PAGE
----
UN envoy: No access for UN peacekeepers to Lebanon tunnels

Extensive tunneling has been exposed by Israel. (AFP)
Updated 23 January 2019

UN envoy: No access for UN peacekeepers to Lebanon tunnels

  • Cohen accused Hezbollah, an Iranian ally, of threatening international peace and security
  • Danon alleged that Iran funnels $7 billion to militant groups across the region

UNITED NATIONS: The UN's envoy to the Mideast said Tuesday that peacekeepers in Lebanon have not been given access to tunnels stretching into Israel, which UN officials say violate a case-fire resolution that ended a devastating war between Israel and Hezbollah in 2006.
Nikolay Mladenov told the Security Council that the UN peacekeeping mission known as UNIFIL has confirmed that two tunnels crossed the UN-drawn Blue Line between Lebanon and Israel, but “has not been granted access to the confirmed entry points of a tunnel near Kfar Kila on the Lebanese side.”
He did not say whether Lebanon’s government or the Hezbollah militant group was blocking access for UNIFIL, but US deputy ambassador Jonathan Cohen blamed the government.
Cohen accused Hezbollah, an Iranian ally, of threatening international peace and security with the extensive tunneling exposed by Israel, which has reported uncovering six tunnels into its territory.
“We commend UNIFIL’s work to keep the Blue Line under control, but it is unacceptable that the Lebanese government has not yet given UNIFIL access to the tunnel entrance on their side of the Blue Line,” Cohen told the council.
Israeli Ambassador Danny Danon complained to the council that “the Lebanese army has taken no action in response, allowing Hezbollah to continue building these tunnels undisturbed.”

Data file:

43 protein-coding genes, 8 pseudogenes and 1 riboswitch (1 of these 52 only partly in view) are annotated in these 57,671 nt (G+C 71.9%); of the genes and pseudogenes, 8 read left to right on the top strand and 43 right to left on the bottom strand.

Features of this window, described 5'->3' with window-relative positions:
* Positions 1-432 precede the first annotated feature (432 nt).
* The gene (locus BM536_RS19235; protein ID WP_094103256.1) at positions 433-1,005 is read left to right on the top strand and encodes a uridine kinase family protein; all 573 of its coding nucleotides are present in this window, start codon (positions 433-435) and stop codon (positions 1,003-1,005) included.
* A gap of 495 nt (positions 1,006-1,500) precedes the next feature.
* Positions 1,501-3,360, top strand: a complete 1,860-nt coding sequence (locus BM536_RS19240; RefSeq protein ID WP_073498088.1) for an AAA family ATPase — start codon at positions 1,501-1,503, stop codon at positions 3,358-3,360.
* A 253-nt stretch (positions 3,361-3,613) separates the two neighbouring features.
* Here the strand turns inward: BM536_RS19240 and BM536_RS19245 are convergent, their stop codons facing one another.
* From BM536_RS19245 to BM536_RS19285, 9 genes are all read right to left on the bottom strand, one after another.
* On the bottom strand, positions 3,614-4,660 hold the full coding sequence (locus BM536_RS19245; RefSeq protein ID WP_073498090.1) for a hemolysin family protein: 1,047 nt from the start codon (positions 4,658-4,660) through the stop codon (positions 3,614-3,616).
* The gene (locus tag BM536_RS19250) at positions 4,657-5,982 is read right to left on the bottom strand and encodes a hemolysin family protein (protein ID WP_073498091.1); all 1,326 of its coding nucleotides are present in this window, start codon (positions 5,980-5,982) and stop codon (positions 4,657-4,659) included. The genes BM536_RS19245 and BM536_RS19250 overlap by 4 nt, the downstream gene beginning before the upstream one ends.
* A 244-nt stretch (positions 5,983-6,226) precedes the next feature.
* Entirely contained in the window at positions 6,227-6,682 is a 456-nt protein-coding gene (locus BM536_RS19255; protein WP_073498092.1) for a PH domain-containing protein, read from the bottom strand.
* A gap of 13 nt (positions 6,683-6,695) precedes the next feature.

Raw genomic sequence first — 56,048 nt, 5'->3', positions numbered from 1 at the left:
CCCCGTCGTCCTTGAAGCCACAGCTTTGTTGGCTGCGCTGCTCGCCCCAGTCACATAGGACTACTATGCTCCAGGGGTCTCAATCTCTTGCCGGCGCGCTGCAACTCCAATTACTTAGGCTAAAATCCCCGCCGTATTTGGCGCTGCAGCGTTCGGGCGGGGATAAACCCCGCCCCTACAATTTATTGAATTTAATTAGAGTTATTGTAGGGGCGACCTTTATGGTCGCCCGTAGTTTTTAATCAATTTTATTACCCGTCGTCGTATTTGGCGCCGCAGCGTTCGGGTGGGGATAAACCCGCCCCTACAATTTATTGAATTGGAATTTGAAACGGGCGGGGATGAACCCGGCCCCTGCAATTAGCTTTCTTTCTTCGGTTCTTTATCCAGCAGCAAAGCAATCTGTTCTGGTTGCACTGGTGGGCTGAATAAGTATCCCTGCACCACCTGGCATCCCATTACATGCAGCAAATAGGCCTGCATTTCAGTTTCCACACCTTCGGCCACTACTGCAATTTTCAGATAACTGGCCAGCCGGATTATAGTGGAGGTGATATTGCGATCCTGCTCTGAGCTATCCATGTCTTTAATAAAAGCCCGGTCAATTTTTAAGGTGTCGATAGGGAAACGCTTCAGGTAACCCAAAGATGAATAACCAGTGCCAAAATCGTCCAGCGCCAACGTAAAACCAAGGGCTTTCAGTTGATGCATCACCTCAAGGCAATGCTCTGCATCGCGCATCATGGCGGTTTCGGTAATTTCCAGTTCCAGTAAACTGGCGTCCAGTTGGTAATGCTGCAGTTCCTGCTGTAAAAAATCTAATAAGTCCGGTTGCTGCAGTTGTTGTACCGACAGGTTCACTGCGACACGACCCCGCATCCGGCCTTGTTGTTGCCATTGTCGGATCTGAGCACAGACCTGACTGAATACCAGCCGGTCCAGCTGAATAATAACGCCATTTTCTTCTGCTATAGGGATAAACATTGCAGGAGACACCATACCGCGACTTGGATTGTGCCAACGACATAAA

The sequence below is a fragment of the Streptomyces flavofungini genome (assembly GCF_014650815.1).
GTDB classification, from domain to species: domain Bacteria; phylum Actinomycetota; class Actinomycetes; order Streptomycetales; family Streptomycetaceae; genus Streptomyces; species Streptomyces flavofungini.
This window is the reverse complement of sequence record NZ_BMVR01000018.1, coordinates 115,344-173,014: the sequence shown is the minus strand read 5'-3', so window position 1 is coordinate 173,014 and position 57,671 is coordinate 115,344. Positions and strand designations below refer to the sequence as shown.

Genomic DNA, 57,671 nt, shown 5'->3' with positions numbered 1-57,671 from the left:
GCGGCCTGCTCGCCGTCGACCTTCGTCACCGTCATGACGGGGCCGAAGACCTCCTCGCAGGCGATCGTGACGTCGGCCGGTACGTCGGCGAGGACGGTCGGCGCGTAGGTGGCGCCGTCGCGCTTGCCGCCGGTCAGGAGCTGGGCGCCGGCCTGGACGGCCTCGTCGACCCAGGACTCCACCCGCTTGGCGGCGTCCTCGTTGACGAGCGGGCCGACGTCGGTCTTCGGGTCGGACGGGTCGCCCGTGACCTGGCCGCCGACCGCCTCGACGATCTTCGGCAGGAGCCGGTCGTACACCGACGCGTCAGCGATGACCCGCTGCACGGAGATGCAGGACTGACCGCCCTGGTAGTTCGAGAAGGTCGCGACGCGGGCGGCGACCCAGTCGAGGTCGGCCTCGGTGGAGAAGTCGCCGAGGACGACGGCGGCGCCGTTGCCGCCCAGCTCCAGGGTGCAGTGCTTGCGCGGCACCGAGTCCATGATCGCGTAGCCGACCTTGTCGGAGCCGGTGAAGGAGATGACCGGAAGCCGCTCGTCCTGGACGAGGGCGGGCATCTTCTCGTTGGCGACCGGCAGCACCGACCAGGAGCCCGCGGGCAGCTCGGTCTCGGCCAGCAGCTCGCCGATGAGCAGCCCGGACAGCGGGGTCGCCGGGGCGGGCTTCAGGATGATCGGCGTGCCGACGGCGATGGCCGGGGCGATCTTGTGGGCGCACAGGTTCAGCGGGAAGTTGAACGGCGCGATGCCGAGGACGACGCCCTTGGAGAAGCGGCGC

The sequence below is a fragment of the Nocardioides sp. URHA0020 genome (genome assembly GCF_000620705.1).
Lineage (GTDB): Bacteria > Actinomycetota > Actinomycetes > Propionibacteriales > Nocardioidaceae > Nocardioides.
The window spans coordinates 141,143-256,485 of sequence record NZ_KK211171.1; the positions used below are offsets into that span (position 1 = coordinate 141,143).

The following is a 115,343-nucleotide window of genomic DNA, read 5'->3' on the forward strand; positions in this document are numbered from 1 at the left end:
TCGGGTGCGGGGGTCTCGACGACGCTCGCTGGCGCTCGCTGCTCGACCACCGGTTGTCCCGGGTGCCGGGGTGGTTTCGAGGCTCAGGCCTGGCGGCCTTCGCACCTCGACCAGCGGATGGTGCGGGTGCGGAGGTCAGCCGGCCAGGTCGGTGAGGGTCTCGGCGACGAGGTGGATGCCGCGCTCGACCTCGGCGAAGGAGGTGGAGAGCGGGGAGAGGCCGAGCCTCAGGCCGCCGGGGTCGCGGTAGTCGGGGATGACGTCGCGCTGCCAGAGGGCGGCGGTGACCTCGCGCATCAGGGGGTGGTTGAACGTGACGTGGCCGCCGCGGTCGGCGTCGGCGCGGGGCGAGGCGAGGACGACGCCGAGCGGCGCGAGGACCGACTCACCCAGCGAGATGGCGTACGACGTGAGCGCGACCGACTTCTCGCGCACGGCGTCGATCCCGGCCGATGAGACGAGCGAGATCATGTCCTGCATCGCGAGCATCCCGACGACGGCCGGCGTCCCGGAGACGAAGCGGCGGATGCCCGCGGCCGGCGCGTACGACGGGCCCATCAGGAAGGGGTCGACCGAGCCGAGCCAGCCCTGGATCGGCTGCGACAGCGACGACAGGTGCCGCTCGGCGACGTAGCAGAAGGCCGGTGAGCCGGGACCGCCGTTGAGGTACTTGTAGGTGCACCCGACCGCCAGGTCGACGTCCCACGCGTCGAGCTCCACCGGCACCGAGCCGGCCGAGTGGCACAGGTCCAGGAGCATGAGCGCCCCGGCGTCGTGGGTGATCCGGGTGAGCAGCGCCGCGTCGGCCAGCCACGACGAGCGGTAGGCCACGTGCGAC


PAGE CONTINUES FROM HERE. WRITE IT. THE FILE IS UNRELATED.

Danon alleged that Iran funnels $7 billion to militant groups across the region, including $1 billion to Hezbollah, which he said has “grand plans to take over the Israeli Galilee” and invests millions in every tunnel. He provided no information on how Israel calculated its estimate of Iranian spending, which also included $4 billion to the Syrian government, “hundreds of millions” to Iran’s proxies in Iraq, tens of millions to Houthi Shiite rebels in Yemen, $70 million to Palestinian Islamic Jihad and $50 million to Hamas, which controls Gaza.
Mladenov noted that Lebanon has been without a government for over eight months and called on all parties to resolve their differences so the country “can address the man pressing challenges it faces, including that of a struggling economy.”
On the Israeli-Palestinian conflict, Mladenov said that “we should have no illusions about the dangerous dynamics ... which continue to unfold before our eyes” and have eroded “the possibility of establishing a viable, contiguous Palestinian state.”
He pointed to Israel’s latest new settlement plans and approvals, nearly half to be built deep in the West Bank, which the Palestinians say must be part of their state. He also cited “additional attempts to pass legislation that would directly apply Israeli law to the territory of the occupied West Bank, raising fears of future annexation.”
Mladenov said the chance for peace opened more than 25 years ago with the Oslo accords, which were enshrined in UN resolutions and bilateral agreements, but has “eroded as the prospect for credible negotiations has dimmed, only to be replaced by the lack of hope and the growing risk of a one-state reality of perpetual occupation.”
He urged both sides to recommit to the principles in those agreements — that key issues can be resolved only through direct Israeli-Palestinian negotiations.
Riyad Mansour, the Palestinian ambassador, told the council that last year “Israel’s illegal occupation became more entrenched, more brutal and extreme” with the political process “deadlocked.”
“Day by day, the occupation is destroying the two-state solution and sowing deep despair among our people,” he said.
But despite “the dismal situation,” Mansour said, Palestinians “remain committed to non-violence, dialogue and the objectives of peace” and negotiations on a two-state solution. He urged regional and international efforts “to help overcome the impasse and contribute to the realization of a just solution as a matter of urgency.”


Iraq anti-corruption drive stops short of snaring worst culprits

Updated 22 min ago

Iraq anti-corruption drive stops short of snaring worst culprits